October 1943 events of the Battle of the Atlantic  
  Naval Action in the Atlantic Ocean  
  Friday, October 1, 1943  
  The Soviet minesweeping trawler T-896 (No 42) was torpedoed and sunk by the U-960, commanded by Oberleutnant zur See Günther Heinrich, approximately 60 miles northwest of Michailov Peninsula in the Kara Sea of the Arctic Ocean. All of the ship’s complement of 43 died.  
   
  Friday, October 8, 1943  
  While escorting Convoy SC-143, the Polish destroyer ORP Orkan was torpedoed and sunk by the U-378, commanded by Kapitänleutnant Erich Mäder, in the northern Atlantic Ocean. Of the ship’s complement, 184 died and 44 survivors were picked up by the destroyer HMS Musketeer (G 86).  
   
  Thursday, October 14, 1943  
  The submarine USS Dorado (SS 248) went missing on her maiden voyage between New London and the Canal Zone. After her scheduled date of arrival on 14 Oct, 1943, air searches were begun, but they only found widely scattered oil slicks and debris. It is believed that the USS Dorado hit a mine laid by the U-214.  
   
  Thursday, October 21, 1943  
  The minesweeping trawler HMS Orfasy (T 204) was torpedoed and sunk by the U-68, commanded by Oberleutnant zur See Albert Lauzemis, approximately 185 miles southeast of Freetown, Sierra Leone in the eastern Atlantic Ocean. All of the ship’s complement of 30 died.  
   
  Saturday, October 23, 1943  
  The cruiser HMS Charybdis and destroyer HMS Limborne were sunk by the German motor torpedo boats T23 and T27 that were escorting a blockade in the English Channel off the coast of  France. 462 Royal Navy sailors were lost.  
   
  U-Boat Losses  
  xx.  
   
  Attacks on Allied and Neutral Merchant Ships  
  Friday, October 1, 1943  
  Sailing with Convoy VA-18, the Soviet steam merchant Sergej Kirov was torpedoed and sunk by the U-703, commanded by Oberleutnant zur See Joachim Brünner, 12 miles southeast of Izvestij Island in the Kara Sea of the Arctic Ocean. Of the ship’s complement, 1 died and 53 survivors were picked up by the Soviet minesweeper T-909 (No 63). The 4,146 ton Sergej Kirov was carrying machinery equipment for the Norilsk plant.  
   
  Saturday, October 2, 1943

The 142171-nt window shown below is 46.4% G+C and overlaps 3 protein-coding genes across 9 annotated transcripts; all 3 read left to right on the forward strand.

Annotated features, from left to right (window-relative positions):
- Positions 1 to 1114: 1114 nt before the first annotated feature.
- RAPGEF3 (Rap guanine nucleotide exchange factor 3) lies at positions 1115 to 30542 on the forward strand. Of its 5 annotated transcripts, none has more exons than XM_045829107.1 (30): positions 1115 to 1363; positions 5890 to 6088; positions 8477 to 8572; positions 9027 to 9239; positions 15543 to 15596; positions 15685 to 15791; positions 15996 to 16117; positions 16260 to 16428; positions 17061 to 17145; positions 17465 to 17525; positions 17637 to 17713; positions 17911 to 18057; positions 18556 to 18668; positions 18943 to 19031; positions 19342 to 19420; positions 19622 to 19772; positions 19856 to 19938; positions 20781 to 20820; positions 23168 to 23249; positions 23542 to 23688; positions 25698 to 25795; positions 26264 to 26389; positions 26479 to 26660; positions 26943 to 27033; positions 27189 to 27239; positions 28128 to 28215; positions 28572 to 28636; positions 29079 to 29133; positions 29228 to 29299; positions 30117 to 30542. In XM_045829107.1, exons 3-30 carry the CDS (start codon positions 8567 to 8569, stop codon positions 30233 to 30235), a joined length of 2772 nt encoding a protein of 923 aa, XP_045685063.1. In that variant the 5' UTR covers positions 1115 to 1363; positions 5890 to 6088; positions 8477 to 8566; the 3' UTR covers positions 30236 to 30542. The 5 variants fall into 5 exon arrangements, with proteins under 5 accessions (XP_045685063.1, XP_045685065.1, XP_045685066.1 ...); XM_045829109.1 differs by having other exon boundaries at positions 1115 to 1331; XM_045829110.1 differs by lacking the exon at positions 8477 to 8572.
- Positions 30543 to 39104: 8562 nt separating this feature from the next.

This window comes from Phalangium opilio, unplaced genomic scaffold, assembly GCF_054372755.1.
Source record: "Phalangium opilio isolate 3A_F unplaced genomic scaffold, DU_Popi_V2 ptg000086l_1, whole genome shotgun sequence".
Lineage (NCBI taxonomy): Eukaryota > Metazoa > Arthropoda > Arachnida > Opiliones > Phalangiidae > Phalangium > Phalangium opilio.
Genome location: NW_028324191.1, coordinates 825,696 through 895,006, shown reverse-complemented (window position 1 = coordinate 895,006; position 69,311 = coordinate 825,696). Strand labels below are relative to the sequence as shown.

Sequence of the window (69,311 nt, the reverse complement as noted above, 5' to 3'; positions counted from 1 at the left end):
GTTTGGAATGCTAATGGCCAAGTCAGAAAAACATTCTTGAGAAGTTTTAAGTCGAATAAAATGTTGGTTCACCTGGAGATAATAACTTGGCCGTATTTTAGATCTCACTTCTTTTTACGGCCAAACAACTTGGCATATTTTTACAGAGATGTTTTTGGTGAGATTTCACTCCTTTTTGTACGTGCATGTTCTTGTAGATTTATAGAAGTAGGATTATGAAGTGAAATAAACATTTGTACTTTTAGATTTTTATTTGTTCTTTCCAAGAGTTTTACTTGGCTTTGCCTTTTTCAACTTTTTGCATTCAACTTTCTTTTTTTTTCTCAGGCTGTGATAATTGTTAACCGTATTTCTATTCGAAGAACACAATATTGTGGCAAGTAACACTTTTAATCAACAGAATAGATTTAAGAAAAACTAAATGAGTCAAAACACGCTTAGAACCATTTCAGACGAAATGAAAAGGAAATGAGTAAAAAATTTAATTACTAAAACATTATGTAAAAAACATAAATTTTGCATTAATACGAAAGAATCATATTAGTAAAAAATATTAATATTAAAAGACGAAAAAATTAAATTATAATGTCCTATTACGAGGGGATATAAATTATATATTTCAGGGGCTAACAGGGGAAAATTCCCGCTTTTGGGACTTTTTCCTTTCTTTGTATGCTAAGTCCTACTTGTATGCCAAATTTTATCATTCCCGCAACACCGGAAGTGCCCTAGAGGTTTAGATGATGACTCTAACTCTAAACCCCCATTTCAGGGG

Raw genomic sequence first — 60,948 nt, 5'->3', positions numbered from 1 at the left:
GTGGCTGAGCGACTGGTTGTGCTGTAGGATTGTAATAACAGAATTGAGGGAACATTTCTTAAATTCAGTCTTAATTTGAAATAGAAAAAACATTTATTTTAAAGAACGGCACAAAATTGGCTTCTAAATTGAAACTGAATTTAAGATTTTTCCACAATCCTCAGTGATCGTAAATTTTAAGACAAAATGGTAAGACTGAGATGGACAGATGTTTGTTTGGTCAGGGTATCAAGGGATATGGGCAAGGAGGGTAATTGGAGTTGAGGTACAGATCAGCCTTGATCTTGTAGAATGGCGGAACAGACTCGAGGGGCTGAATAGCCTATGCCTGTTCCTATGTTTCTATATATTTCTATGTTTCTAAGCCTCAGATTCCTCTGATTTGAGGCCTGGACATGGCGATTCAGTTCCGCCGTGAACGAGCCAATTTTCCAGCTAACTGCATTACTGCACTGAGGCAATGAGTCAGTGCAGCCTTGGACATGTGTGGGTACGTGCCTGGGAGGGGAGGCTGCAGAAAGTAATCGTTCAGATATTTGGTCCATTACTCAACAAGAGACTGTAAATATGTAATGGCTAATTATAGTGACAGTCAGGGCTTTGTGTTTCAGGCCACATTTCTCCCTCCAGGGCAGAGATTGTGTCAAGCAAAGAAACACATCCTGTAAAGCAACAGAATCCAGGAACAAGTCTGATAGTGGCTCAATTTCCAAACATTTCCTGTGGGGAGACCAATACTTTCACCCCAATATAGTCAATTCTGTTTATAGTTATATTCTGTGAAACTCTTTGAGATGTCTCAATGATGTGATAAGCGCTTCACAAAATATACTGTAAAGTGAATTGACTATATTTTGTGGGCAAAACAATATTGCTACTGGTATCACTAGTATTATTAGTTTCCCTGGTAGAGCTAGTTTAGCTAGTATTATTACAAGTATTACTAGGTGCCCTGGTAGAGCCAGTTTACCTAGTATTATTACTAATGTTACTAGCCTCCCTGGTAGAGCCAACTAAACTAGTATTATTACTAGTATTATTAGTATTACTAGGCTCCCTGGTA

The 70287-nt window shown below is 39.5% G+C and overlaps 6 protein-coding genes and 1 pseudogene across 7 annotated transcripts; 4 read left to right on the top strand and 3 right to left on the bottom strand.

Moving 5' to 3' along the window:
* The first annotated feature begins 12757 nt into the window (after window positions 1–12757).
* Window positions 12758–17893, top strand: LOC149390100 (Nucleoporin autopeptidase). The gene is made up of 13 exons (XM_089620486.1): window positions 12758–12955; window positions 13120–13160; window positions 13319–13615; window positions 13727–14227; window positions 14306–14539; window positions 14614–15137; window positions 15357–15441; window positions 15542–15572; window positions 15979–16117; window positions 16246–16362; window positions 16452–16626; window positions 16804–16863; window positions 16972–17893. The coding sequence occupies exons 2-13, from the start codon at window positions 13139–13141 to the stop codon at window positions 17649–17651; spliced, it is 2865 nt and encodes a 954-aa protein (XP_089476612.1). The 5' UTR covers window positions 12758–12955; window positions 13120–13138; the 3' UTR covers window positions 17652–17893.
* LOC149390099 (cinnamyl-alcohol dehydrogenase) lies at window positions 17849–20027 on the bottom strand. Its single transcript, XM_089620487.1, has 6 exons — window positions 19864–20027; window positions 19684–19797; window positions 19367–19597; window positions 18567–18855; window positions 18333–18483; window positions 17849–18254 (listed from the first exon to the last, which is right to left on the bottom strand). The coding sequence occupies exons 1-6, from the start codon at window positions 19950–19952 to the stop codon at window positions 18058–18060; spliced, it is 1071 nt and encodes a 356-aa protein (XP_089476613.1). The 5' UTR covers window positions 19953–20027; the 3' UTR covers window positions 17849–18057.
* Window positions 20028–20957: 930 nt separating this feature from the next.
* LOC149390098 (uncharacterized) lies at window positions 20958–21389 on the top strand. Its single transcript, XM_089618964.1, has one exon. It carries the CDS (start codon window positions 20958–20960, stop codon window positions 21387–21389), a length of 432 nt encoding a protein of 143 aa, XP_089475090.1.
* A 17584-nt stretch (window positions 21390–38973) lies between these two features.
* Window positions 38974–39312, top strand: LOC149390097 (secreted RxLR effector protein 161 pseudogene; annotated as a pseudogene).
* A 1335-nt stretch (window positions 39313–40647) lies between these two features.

Sailing with Convoy KMS-27, the British steam merchant Stanmore was torpedoed and damaged beyond repair by the U-223, commanded by Kapitänleutnant Karl-Jürg Wächter, near Cape Ivi, Algeria in the central Mediterranean Sea. Of the ship’s complement, all 59 survived and were picked up by the minesweeping trawler HMS Filla (T 212). The 4,970 ton Stanmore was carrying government stores, including explosives and mail and was bound for Sicily.  
   
  Saturday, October 9, 1943  
  Sailing with Convoy SC-143, the American steam merchant Yorkmar was torpedoed and sunk by the U-645, commanded by Oberleutnant zur See Otto Ferro, approximately 475 miles south of Iceland in the northern Atlantic Ocean. Of the ship’s complement, 13 died and 54 survivors were picked up by the corvettes HMCS Kamloops (K 176) and HMS Duckworth (K 351). The 5,612 ton Yorkmar was carrying grain and general cargo, including dairy produce, truck parts and ammunition and a deck cargo of truck frames and was bound for Barry Roads, England.  
   
  Friday, October 15, 1943  
  Sailing with Convoy GUS-18, the American steam merchant James Russell Lowell was torpedoed and damaged beyond repair by the U-371, commanded by Kapitänleutnant Waldemar Mehl, off Cape de Fer, Algeria in the Mediterranean Sea. Of the ship’s complement, all 74 survived and were picked up by the armed whaler HMS Southern Sea. The 7,176 ton James Russell Lowell was carrying sand and gravel ballast and was bound for Hampton Roads, Virginia.  
   
  A straggler from Convoy ONS-20, the British steam merchant Essex Lance was torpedoed and sunk by the U-426, commanded by Kapitänleutnant Christian Reich, southeast of Cape Farewell, Greenland in the northern Atlantic Ocean. Of the ship’s complement, all 52 survived and were picked up by the British rescue ship Accrington. The 6,625 ton Essex Lance was carrying anthracite and was bound for Halifax, Nova Scotia.